“Our tools included large picks, handpicks, hoes, the ubiquitous black buckets, wheel barrows, our faithful Marshalltown trowels and sometimes even dental tools,” Schwanke explained. “It just depended on whether we were clearing top soil and digging down to the destruction layer or excavating a pot.”
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Peeling back layers of history, Schwanke and his team members found remnants of an Iron Age metallurgical production area: slag (stony waste produced after smelting), hammerscale (flaky remains from the iron forging process) and tuyere fragments (a nozzle through which air is blasted into a furnace).
“We are still searching for remnants of an actual furnace—or furnaces—used in the production to quantify its importance to the city,” Schwanke explained.
At the summit of Tell es-Safi, the Gath volunteers were excavating a collapsed floor dating to the Early Bronze Age—a time before the arrival of the Philistines.
“This area sits just outside and under the Early Bronze Age fortifications, which surround nearly the entire tell,” explained Darra Stuart, a junior at the University of Kansas. “These finds may provide a greater understanding of how the tell looked and was used during the Early Bronze Age.”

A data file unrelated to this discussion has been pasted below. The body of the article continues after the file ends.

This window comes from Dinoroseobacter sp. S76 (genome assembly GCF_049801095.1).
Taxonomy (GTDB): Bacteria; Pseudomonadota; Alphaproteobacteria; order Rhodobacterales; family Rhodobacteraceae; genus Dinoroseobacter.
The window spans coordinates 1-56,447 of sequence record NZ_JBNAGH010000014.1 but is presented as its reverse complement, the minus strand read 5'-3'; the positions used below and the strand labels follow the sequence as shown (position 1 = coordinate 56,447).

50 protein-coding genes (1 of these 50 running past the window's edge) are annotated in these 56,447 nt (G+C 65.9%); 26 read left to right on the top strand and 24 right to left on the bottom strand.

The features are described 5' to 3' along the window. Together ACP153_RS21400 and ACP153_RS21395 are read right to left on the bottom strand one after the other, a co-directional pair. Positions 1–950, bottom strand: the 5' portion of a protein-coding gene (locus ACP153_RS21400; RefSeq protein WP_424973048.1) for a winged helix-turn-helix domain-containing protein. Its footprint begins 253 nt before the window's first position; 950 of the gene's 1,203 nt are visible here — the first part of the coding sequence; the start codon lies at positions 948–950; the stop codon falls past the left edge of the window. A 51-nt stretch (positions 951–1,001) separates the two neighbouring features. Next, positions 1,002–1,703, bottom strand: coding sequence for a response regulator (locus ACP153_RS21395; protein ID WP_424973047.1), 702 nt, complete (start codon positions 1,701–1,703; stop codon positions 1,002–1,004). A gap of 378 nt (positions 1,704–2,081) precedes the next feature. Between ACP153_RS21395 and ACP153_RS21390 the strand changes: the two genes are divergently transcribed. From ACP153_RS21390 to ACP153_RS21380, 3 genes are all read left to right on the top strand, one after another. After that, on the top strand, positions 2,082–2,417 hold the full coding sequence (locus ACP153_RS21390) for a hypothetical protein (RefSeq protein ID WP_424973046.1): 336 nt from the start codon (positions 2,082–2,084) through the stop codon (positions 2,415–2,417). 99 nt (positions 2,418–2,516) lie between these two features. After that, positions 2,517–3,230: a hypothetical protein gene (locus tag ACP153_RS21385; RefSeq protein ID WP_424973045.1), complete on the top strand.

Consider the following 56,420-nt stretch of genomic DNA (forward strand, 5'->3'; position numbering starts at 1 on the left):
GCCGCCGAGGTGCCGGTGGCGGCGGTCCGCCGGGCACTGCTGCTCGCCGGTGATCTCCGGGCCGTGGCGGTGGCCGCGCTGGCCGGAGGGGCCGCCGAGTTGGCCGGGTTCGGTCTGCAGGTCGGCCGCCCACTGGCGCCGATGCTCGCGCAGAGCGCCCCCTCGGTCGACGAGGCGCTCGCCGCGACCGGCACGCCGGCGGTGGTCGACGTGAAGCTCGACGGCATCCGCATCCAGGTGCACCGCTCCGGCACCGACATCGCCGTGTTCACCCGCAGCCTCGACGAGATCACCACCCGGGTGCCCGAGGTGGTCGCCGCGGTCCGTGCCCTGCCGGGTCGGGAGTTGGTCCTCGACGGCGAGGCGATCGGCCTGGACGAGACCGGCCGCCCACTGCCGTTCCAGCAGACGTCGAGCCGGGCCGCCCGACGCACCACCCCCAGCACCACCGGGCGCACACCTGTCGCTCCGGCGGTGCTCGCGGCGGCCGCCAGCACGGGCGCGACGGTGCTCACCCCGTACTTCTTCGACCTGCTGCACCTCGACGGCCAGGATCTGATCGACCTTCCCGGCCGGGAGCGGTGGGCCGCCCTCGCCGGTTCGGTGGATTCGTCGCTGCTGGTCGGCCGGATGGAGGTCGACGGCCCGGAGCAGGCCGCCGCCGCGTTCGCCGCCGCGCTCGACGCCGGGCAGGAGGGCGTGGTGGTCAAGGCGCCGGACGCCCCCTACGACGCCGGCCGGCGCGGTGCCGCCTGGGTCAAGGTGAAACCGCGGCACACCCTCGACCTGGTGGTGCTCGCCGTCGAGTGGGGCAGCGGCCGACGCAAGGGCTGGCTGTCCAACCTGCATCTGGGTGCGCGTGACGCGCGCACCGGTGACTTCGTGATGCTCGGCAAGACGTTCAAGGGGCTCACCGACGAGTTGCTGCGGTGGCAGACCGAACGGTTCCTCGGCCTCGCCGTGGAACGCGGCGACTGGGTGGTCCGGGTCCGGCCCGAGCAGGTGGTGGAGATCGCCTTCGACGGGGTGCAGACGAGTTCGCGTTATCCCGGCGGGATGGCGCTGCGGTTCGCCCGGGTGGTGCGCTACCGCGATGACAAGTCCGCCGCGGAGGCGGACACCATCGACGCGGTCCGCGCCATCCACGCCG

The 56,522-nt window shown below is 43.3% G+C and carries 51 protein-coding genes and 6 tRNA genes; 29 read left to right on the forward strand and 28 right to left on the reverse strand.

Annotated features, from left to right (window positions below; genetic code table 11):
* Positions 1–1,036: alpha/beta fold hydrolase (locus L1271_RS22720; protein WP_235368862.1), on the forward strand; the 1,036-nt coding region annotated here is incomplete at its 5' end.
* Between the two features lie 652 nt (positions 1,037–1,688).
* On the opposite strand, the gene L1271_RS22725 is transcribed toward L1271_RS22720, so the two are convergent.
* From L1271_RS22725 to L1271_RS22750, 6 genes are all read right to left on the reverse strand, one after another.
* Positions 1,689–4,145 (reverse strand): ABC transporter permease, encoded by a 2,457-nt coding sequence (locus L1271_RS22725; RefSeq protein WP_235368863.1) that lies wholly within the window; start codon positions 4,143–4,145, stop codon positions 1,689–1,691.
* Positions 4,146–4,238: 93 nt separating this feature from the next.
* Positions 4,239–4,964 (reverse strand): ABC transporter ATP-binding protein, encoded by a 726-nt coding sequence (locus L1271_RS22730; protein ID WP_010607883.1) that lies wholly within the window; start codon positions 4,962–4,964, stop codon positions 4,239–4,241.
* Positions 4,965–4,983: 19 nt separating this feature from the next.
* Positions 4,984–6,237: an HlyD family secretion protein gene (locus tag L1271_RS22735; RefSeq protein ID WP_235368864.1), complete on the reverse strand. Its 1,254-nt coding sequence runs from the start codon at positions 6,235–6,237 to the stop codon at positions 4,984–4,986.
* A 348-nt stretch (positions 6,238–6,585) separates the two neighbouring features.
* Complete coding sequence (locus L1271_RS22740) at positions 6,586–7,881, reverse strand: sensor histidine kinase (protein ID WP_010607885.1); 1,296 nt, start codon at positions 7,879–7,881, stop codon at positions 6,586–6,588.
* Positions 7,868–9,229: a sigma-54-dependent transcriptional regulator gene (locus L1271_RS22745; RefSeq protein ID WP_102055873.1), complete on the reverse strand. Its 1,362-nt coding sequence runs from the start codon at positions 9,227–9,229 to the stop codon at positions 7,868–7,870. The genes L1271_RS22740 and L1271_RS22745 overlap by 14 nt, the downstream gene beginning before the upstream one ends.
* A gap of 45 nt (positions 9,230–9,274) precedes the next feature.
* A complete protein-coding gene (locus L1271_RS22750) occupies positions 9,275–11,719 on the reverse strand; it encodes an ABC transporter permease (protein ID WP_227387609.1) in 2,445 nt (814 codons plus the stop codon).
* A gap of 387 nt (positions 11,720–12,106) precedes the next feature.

A unique aspect of working on a dig like Tell es-Safi is that you may find yourself in the shadow of legendary Holy Land archaeologists from the early days of the discipline:
“We excavated the continuation of the Early Bronze fortification wall and even seem to have found an area that archaeologists F.J. Bliss and R.A.S. Macalister previously excavated [at the end of the 19th century],” marveled Bar-Ilan University freshman Shoshana Guterman.
Moving from the southern coastal plain north to the lush Jezreel Valley, we arrive at Jezreel, where Naboth the Jezreelite and King Ahab of Samaria argued over Naboth’s vineyard (1 Kings 21:1–4) and where Queen Jezebel was trampled to death by usurper Jehu’s horses (2 Kings 9:30–33). The Jezreel Expedition has been excavating at the site since 2013, uncovering remains spanning the Neolithic, Chalcolithic, Early Bronze, Middle Bronze, Iron Age, Roman, Medieval and Islamic periods.b The project is led by Jennie Ebeling, Associate Professor of Archaeology at the University of Evansville, and Norma Franklin, Research Associate at the Zinman Institute of Archaeology at the University of Haifa.
“One of the most exciting finds at Jezreel is a sophisticated winery complex that may date to the Iron Age and the period when Ahab and Jezebel lived at Jezreel,” said Ebeling. “Consisting of a large treading floor, two fermenting vats and many bedrock mortars, the winery is located at the foot of the northeastern slope of Tel Jezreel at the edge of the fertile fields below. This installation provides context for the story of Naboth’s vineyard and suggests large-scale wine production at the site in the Iron Age and subsequent periods.”